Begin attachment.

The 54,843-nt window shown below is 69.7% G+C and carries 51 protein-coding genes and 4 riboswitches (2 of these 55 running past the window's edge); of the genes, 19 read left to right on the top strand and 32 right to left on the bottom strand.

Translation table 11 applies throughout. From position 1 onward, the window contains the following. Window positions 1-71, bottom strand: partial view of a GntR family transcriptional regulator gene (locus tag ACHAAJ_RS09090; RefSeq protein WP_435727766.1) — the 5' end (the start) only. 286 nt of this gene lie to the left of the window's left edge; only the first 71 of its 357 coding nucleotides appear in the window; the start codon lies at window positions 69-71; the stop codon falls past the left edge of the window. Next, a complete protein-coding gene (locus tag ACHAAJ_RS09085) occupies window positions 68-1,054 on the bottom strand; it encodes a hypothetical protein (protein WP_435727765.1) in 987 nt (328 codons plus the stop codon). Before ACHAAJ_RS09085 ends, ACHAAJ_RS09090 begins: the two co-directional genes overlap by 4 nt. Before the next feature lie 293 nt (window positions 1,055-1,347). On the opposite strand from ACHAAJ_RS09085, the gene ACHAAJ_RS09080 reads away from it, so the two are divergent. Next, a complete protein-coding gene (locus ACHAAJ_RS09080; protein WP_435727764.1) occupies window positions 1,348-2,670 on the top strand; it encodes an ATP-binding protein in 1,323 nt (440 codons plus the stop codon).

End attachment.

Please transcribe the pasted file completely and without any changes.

The 54,843-nt window shown below is 69.7% G+C and carries 51 protein-coding genes and 4 riboswitches (2 of these 55 running past the window's edge); of the genes, 19 read left to right on the top strand and 32 right to left on the bottom strand.

Translation table 11 applies throughout. From position 1 onward, the window contains the following. Window positions 1-71, bottom strand: partial view of a GntR family transcriptional regulator gene (locus tag ACHAAJ_RS09090; RefSeq protein WP_435727766.1) — the 5' end (the start) only. 286 nt of this gene lie to the left of the window's left edge; only the first 71 of its 357 coding nucleotides appear in the window; the start codon lies at window positions 69-71; the stop codon falls past the left edge of the window. Next, a complete protein-coding gene (locus tag ACHAAJ_RS09085) occupies window positions 68-1,054 on the bottom strand; it encodes a hypothetical protein (protein WP_435727765.1) in 987 nt (328 codons plus the stop codon). Before ACHAAJ_RS09085 ends, ACHAAJ_RS09090 begins: the two co-directional genes overlap by 4 nt. Before the next feature lie 293 nt (window positions 1,055-1,347). On the opposite strand from ACHAAJ_RS09085, the gene ACHAAJ_RS09080 reads away from it, so the two are divergent. Next, a complete protein-coding gene (locus ACHAAJ_RS09080; protein WP_435727764.1) occupies window positions 1,348-2,670 on the top strand; it encodes an ATP-binding protein in 1,323 nt (440 codons plus the stop codon).